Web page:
[Michel de Certeau makes a distinction between 'top–down' strategic planning and structure that impose a 'proper' place and behaviour upon subjects of power – for example, the classical score is the proper score, everything mapped out (or at least, that's what the powers that be think – the conservatorium that I was trained in though that all the musical content of a work was IN and ONLY IN the static permanent score, fuck the temporary sounds and performances – logos). Whereas, tactical behaviours comes from the 'bottom–up', guerrilla style, in which there is no proper place for things, no condensation of activities into discursive or commercial commodities. Shit happens is kind of what it means. Improvisational, tactical ways of operating that aren't solely bounded by strategies from above. This is the political potential of Jazz, freeing up listeners and performers to be with the immediate moments of sound and play. What is tactical planning and tactical structure then? It must be a minimal way in which to encourage guerrilla behaviour without denying it. Blogging and Picture communities on the net might be examples, but think then of how corporates try to take over this spontaneous communal grass–roots activity and commodify it (Wrigley's Juicy Fruit gum tried to market themselves through a corporate blog about how fictional 'Fred' loved it some much and found many tactical uses for it beyond chewing it). When Jazz improv becomes codified and taught/assimilated into conservatorium schools, then it loses its purely tactical nature and becomes strategic. Which perhaps is always going to be the case if we agree with Guy Debord that the strategic Spectacle will always come to incorporate the tactical interventionist Fringe.]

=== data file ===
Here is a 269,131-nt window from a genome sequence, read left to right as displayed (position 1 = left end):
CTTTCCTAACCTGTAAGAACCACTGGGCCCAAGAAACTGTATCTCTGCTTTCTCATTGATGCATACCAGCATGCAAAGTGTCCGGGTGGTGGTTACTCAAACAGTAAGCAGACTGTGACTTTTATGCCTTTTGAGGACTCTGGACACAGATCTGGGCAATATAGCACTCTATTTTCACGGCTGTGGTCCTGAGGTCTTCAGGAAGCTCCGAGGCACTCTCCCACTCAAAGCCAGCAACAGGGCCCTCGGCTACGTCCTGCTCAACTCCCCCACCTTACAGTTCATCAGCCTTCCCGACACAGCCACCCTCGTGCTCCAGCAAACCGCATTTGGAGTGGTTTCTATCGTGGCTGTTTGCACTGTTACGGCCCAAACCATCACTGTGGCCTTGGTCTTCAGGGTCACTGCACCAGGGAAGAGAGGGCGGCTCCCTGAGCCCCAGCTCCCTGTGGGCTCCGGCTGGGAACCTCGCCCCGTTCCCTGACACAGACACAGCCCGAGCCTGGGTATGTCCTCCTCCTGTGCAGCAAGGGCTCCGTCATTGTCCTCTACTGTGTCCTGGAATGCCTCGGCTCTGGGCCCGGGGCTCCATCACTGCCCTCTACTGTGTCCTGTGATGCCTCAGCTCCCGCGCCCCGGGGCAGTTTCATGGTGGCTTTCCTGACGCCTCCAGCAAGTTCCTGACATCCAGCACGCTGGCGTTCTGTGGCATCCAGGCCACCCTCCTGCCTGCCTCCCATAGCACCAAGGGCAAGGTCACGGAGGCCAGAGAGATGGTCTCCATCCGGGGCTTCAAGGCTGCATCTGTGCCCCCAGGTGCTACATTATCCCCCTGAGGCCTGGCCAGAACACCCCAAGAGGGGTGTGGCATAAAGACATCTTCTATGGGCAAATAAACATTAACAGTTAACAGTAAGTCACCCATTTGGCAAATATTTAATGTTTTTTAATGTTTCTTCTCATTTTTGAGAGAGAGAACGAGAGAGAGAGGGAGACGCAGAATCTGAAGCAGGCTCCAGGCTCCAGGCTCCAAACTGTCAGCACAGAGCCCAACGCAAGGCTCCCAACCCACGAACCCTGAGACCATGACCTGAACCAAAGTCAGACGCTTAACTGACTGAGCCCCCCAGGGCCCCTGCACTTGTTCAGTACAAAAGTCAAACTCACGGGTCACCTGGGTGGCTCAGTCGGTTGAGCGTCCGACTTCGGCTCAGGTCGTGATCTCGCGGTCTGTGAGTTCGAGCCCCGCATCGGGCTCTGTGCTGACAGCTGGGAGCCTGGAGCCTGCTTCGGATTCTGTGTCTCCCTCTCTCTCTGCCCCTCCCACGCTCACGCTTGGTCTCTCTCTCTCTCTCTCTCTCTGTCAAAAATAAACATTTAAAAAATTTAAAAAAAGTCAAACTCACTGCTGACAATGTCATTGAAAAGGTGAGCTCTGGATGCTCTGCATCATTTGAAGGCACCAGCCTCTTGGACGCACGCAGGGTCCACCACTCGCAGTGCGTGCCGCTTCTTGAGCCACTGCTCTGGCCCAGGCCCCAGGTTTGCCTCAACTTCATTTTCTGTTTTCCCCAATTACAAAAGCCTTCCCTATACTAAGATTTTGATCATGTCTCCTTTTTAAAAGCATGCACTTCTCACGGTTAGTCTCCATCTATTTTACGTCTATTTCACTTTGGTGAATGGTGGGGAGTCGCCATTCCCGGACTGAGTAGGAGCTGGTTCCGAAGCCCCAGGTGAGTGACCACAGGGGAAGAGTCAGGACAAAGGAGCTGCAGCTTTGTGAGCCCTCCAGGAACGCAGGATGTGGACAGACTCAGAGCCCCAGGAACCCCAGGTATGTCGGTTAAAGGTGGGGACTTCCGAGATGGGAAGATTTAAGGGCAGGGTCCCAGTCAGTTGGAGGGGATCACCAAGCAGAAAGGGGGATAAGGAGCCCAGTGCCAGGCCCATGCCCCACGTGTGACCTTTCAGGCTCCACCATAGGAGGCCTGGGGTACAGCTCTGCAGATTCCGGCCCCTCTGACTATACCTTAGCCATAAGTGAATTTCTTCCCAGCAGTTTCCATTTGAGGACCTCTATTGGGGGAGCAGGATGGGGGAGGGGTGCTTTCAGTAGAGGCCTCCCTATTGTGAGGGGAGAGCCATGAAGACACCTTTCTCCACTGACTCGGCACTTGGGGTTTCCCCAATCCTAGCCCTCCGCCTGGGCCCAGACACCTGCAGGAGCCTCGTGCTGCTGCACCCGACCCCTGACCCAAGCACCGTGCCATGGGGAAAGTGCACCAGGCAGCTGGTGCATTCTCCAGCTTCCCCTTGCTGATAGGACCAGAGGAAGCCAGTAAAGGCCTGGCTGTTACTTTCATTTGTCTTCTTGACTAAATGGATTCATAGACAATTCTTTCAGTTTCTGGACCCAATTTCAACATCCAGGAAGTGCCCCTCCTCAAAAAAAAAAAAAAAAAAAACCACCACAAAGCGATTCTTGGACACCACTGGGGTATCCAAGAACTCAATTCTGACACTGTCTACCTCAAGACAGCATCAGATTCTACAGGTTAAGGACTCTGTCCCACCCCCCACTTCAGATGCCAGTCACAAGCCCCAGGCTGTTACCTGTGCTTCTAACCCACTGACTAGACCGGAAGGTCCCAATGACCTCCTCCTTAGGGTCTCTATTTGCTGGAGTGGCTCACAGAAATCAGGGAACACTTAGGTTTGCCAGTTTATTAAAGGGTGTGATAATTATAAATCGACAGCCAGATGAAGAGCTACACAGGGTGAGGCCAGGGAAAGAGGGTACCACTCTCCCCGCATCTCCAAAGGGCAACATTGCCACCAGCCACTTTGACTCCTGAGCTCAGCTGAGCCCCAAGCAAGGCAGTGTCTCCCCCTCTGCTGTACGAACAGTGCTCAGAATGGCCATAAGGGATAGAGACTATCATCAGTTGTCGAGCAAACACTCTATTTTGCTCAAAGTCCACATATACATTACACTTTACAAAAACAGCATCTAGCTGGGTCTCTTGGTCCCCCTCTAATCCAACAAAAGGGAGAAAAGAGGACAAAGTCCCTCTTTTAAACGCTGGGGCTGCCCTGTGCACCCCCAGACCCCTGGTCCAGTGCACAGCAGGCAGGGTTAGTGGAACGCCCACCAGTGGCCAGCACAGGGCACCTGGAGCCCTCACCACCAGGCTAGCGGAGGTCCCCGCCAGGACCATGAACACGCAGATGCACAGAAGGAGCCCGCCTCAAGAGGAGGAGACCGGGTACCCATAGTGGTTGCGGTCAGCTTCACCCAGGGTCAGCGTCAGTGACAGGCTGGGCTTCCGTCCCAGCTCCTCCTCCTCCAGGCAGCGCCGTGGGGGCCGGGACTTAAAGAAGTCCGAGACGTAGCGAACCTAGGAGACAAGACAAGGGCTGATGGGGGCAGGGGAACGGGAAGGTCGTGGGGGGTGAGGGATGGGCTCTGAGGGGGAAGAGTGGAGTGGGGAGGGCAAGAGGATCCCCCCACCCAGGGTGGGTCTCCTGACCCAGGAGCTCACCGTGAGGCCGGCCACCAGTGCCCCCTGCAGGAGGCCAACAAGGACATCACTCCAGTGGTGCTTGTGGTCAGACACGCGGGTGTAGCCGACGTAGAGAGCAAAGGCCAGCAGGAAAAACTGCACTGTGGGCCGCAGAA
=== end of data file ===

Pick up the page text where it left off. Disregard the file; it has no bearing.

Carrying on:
TAGS

Edward Laumann • Erving Goffmanfragmentary • guerrilla style • Guy DebordHarold GarfinkelHarvey Sacks • has on hand • Jean-Pierre Vernant • Jeremy Boissevain • Joshua Fishman • Marcel Detienne • Marcel Mauss • Michel de CerteauPierre Bourdieuproper • propre • scientific rationalitystrategic modelstrategytactictactical behaviourtactical engagement • victory of space over time
07 DECEMBER 2004

The Theory of The Dérive

"In a dérive [literally: "drifting"] one or more persons during a certain period drop their relations, their work and leisure activities, and all their other usual motives for movement and action, and let themselves be drawn by the attractions of the terrain and the encounters they find there. Chance is a less important factor in this activity than one might think: from a dérive point of view cities have psychogeographical contours, with constant currents, fixed points and vortexes that strongly discourage entry into or exit from certain zones."

(Guy Debord, 1956)

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TAGS

attraction • derivedetournementencounterGuy Debordleisure activityrelationssituationistspectacleterrainzone